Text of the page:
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Tables turn as a brutal killer asks for mercy

Cancer or not, some say Susan Atkins does not deserve release.

June 14, 2008|Hector Becerra | Times Staff Writer

On an infamous summer night in 1969, young followers of Charles Manson entered a Benedict Canyon mansion and murdered five people gathered on the compound.

Actress Sharon Tate, 8 1/2 months pregnant with the son of director Roman Polanski, begged one of the knife-wielding killers to spare her life. The attacker was Susan Atkins, and her response was cold and unequivocal.

For The Record
Los Angeles Times Thursday, June 19, 2008 Home Edition Main News Part A Page 2 National Desk 1 inches; 28 words Type of Material: Correction
Manson murders: An article in Saturday's Section A about the Charles Manson murders said victims Leno and Rosemary LaBianca lived in Silver Lake. They lived in Los Feliz.
For The Record
Los Angeles Times Friday, June 20, 2008 Home Edition Main News Part A Page 2 National Desk 1 inches; 47 words Type of Material: Correction
Susan Atkins: Articles in the California section on June 13 and in the A section on Saturday about Susan Atkins, a former Charles Manson follower and convicted murderer who is seeking release from prison because of terminal brain cancer, gave her age as 59. She is 60.

"She asked me to let her baby live," Atkins told parole officials in 1993. "I told her I didn't have mercy for her."

Almost 40 years later, it's Atkins who is asking for mercy.

Diagnosed with terminal brain cancer and confined to state prison on a life sentence, the 59-year-old is asking to be released from state prison on "compassionate" grounds.

By most accounts, Atkins, a former topless dancer who used to sing in her church choir, was one of Manson's fiercest disciples. After stabbing and killing Tate, prosecutors said Atkins tasted the actress' blood and used it to write "PIG" on the front door. During her trial, which took more than nine months, Atkins showed no remorse and maintained utter devotion to Manson, whom she called "Jesus Christ," "the devil" and "the soul." During sentencing, she taunted the court by saying, "You'd best lock your doors and watch your own kids."

Atkins was convicted of killing Tate and also of stabbing musician Gary Hinman to death two weeks before the Tate murder. The night after the Tate murders, members of the so-called Manson family -- but not Atkins -- broke into a home in the hills of Silver Lake, killing Leno and Rosemary LaBianca.

Behind bars, Atkins has been a model prisoner who for the last 21 years has been married to an Orange County attorney who represented her at her last parole hearing. She has been in state prison for 37 years, longer than any other female inmate.

Debra Tate, the actress' sister and only surviving relative, strongly opposes the release of Atkins or any members of the Manson family.

"They are serial killers and they were convicted to die and they need to stay incarcerated," she said. "People don't just become cured from being sociopaths. There's no deprogramming, no pills, no drugs that make that go away."

Margaret DiMaria, the sister of Jay Sebring, a hairdresser who was killed at the Benedict Canyon home, agreed.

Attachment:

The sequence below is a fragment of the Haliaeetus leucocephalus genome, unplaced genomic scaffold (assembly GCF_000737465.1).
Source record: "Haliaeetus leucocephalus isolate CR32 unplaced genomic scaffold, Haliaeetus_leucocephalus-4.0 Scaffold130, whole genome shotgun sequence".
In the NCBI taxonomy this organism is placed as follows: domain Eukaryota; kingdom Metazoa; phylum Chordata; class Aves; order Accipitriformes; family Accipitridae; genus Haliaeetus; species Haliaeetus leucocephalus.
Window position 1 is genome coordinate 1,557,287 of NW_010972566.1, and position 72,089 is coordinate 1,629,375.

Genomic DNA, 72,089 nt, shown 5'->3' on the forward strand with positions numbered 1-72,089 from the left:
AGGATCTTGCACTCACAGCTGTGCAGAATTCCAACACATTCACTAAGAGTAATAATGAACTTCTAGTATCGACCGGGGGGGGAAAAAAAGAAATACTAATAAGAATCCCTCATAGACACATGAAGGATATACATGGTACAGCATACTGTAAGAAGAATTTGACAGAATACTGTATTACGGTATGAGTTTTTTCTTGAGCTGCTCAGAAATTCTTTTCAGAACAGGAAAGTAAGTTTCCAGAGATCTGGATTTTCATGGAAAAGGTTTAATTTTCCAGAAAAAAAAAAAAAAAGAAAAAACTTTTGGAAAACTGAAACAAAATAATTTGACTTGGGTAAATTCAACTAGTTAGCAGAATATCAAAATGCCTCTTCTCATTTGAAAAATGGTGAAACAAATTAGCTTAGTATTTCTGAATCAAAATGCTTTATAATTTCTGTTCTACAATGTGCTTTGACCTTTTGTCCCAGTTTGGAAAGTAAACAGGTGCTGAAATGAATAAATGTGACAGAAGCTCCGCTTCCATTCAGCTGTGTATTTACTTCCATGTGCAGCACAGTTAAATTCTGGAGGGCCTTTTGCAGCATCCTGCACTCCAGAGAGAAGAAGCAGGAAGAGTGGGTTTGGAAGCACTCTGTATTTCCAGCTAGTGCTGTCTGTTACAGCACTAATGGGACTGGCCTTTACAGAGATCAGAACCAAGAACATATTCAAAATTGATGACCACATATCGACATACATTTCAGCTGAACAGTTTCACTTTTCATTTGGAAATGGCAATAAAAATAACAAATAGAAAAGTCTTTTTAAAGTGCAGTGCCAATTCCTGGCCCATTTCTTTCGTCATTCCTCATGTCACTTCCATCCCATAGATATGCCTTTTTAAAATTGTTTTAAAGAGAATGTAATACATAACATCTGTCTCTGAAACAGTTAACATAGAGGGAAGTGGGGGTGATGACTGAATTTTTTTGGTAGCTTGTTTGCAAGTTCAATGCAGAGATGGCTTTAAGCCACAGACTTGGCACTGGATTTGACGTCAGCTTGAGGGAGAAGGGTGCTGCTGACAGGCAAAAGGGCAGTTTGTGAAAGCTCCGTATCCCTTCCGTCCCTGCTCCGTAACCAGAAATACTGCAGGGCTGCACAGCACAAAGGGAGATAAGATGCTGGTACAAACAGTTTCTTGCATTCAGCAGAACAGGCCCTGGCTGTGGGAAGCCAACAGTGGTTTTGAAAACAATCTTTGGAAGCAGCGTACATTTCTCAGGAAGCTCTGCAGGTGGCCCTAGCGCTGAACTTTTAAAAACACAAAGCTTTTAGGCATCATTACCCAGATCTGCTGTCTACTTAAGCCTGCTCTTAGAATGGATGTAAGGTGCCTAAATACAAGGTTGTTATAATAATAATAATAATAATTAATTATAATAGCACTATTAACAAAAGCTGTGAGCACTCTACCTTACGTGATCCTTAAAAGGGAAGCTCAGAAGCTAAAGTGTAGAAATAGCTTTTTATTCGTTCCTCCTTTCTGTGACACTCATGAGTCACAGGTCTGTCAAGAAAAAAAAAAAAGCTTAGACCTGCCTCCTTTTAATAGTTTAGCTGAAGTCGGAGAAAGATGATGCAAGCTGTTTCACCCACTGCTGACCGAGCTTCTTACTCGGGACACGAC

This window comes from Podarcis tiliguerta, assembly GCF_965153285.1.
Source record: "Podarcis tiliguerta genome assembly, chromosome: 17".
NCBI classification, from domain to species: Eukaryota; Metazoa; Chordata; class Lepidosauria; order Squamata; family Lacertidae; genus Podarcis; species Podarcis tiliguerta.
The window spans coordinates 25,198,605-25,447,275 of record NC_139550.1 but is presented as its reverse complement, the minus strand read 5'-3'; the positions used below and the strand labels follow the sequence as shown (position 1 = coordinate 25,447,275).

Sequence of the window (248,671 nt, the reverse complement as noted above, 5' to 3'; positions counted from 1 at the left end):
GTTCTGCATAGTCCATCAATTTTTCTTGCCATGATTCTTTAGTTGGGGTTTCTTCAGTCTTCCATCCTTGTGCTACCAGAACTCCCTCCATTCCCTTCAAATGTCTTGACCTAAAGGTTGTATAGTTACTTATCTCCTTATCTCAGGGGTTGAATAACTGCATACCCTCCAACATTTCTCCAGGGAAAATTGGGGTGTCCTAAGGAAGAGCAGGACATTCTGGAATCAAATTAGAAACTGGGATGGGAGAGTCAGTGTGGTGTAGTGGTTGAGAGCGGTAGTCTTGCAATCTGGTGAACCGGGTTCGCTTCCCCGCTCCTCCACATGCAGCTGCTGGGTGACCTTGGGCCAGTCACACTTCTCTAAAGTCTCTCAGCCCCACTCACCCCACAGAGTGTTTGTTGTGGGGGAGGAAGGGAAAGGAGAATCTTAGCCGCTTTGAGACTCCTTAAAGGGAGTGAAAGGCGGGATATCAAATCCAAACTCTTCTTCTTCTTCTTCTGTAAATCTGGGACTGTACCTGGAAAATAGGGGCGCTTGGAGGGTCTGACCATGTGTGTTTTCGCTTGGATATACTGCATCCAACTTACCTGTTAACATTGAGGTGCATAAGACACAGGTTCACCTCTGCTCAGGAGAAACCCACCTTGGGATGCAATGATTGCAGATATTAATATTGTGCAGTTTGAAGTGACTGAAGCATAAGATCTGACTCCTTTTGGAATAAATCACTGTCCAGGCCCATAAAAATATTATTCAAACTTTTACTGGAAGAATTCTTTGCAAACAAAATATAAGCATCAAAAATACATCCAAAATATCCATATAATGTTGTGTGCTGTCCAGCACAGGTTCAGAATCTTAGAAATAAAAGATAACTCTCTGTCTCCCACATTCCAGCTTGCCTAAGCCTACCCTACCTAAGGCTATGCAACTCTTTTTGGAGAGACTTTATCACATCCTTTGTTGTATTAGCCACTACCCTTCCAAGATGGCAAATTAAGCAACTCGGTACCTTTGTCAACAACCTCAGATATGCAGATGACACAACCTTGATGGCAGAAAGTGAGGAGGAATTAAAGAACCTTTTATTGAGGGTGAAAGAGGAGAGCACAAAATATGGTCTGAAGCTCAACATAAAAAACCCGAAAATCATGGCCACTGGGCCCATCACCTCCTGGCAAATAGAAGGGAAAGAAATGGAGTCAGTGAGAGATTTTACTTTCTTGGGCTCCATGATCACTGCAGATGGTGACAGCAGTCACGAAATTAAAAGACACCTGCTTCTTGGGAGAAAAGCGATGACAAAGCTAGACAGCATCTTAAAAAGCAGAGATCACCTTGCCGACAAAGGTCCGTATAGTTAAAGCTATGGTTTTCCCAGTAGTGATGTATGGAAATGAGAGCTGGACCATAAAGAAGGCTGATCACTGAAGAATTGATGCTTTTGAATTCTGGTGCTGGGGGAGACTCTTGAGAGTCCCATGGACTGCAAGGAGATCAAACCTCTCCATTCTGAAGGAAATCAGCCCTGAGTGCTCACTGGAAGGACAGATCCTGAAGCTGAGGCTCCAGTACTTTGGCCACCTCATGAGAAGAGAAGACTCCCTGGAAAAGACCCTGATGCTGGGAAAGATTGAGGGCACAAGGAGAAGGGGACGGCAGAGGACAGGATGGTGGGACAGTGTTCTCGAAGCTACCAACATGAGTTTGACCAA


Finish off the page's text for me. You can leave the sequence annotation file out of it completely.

"It is most unfortunate that Ms. Atkins now suffers a terminal illness. However, in the eyes of the law and in memory of her victims, I fail to see how one thing correlates to the other," DiMaria and her son Anthony said in a statement Friday. "She repeatedly committed crimes requiring evil premeditation and executed them in a cavalier manner that afforded her victims no mercy. The sentence Ms. Atkins now serves should not be mitigated because fate has struck this blow."

But Atkins' petition has won some guarded support from unlikely quarters, including Vincent Bugliosi, the prosecutor who successfully sought the death penalty for Atkins.

"Under these unique circumstances, told she has only about six months to live . . . . I don't have any objection to her being released," he said. "She has paid substantially, though not completely, for her horrendous crimes. Paying completely would mean imposing the death penalty."

Atkins' death sentence was automatically commuted to a life term after the state Supreme Court overturned capital punishment in 1972. But cancer has become another kind of death sentence, Bugliosi said, noting that she has already had a leg amputated.

Bugliosi said his decision to support Atkins' release wasn't easy.

"She told me out of her own mouth that Sharon Tate begged for her life, 'Please let me live, so I can have my baby,' " Bugliosi recalled. "And she said, 'I don't have mercy for you. . . . You're going to die.' And now, she wants mercy?"

Her request for a compassionate release has already been approved by the California Institution for Women in Corona, where she was housed from April 23, 1971, to March 18 of this year, when she was admitted to a local hospital. But it must also be approved by the state parole board, which will take up the case in coming months.

If the board approves her release -- and that's far from a sure bet -- a Los Angeles County Superior Court judge would have to sign off on it. Since 1991, about a third of compassionate release requests have been granted, though in recent years the numbers have been smaller.

The rampage by the Manson family in 1969 left eight people dead and Los Angeles shaken, and by many accounts it ended the "flower power" era of the '60s.

"The murders forced L.A.'s counterculturalists to confront the possibility that not everyone with long hair under 30 was their brother," author Michael Walker wrote in his book "Laurel Canyon."

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